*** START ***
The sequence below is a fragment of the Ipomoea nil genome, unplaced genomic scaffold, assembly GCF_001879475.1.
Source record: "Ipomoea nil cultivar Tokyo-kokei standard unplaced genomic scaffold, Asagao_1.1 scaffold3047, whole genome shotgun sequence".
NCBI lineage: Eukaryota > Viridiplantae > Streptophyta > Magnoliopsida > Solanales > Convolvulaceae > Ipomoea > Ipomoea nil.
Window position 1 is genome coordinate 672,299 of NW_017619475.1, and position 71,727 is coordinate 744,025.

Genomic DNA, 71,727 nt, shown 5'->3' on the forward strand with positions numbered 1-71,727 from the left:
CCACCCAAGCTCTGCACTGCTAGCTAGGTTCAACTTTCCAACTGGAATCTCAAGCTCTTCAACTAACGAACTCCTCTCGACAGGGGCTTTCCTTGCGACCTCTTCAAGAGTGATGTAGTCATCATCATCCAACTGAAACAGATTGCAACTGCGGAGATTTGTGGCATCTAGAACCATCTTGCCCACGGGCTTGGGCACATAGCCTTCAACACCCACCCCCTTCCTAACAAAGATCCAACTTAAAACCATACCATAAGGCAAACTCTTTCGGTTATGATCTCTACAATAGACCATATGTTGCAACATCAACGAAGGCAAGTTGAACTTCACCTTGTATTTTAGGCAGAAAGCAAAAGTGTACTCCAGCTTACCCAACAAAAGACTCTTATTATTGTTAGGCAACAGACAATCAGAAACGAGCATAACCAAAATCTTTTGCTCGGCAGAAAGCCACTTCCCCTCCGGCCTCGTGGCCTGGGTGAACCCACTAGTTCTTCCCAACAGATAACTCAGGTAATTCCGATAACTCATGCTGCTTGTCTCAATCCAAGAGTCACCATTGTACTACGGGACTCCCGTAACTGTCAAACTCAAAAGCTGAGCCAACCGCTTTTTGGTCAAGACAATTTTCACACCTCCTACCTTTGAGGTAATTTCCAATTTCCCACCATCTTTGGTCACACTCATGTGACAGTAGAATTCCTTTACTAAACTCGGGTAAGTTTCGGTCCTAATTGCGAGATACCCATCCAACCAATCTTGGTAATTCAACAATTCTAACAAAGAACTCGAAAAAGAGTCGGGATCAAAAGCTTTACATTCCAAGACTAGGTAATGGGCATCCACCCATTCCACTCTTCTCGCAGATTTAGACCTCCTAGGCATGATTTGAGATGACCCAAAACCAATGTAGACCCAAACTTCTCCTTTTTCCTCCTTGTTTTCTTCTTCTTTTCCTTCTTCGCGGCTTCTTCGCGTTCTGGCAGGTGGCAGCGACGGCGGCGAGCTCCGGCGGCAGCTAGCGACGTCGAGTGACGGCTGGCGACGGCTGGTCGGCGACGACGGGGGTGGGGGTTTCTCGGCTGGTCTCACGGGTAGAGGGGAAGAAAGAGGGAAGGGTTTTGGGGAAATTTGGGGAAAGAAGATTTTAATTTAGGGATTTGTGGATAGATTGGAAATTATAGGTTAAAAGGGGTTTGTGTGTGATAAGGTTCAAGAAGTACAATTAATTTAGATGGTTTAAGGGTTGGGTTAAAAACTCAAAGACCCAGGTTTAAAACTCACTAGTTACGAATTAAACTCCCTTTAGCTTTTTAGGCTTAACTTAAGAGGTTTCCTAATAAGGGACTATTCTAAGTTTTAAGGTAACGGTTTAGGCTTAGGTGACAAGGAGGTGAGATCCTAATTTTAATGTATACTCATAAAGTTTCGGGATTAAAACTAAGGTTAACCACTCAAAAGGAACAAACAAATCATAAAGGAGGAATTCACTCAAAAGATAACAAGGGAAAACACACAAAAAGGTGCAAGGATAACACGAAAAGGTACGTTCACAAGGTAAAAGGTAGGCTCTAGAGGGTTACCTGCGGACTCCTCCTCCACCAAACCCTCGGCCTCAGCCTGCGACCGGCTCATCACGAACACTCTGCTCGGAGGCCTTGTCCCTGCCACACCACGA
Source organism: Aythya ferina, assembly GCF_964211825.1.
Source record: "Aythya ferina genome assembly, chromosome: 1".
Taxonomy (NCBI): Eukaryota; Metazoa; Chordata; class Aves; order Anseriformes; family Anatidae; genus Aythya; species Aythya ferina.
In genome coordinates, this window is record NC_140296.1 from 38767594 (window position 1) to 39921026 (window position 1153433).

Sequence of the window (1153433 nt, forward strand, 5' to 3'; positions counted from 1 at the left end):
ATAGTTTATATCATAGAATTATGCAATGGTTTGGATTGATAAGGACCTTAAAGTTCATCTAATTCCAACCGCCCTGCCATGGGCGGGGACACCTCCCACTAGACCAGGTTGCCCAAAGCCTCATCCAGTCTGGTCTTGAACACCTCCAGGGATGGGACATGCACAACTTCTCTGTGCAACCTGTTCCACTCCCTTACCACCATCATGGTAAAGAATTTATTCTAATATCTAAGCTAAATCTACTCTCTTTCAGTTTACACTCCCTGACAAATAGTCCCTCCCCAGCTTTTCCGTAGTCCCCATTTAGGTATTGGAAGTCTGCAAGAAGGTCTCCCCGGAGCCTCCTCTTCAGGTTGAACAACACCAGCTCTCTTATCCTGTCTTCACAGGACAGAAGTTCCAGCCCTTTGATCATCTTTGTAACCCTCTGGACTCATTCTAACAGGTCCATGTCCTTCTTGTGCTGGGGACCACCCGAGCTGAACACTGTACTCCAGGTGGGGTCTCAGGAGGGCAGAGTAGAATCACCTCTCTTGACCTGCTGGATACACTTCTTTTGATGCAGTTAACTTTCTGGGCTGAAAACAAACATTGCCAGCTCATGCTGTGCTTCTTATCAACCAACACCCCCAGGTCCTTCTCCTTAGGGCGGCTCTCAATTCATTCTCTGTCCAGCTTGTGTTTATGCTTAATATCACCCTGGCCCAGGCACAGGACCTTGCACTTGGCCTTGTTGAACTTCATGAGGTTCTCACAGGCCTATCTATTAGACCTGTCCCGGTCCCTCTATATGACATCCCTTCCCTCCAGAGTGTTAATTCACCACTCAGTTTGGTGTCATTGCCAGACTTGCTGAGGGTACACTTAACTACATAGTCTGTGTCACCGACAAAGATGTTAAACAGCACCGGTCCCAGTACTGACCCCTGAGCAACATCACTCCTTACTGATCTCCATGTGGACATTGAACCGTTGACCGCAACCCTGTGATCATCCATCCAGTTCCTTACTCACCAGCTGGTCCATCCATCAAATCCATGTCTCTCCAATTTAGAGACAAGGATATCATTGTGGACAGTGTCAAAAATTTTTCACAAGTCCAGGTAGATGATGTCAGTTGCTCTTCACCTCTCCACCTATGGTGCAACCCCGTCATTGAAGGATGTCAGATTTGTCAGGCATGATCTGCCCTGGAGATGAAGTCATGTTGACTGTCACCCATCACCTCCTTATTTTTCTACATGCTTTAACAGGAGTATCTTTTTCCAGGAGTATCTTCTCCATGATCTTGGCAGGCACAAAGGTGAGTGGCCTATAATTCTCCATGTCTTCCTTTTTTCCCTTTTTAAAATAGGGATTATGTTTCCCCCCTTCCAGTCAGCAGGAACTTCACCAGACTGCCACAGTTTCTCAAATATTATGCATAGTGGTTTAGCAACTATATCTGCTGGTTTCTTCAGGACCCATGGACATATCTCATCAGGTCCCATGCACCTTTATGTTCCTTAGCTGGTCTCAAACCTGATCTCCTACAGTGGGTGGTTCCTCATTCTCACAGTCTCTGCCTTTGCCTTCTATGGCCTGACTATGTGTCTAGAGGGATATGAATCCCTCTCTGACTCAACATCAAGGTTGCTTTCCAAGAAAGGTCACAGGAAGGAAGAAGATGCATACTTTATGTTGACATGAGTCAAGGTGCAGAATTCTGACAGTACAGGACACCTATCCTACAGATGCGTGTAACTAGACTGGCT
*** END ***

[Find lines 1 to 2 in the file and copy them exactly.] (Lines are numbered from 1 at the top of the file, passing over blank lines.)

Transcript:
The sequence below is a fragment of the Ipomoea nil genome, unplaced genomic scaffold, assembly GCF_001879475.1.
Source record: "Ipomoea nil cultivar Tokyo-kokei standard unplaced genomic scaffold, Asagao_1.1 scaffold3047, whole genome shotgun sequence".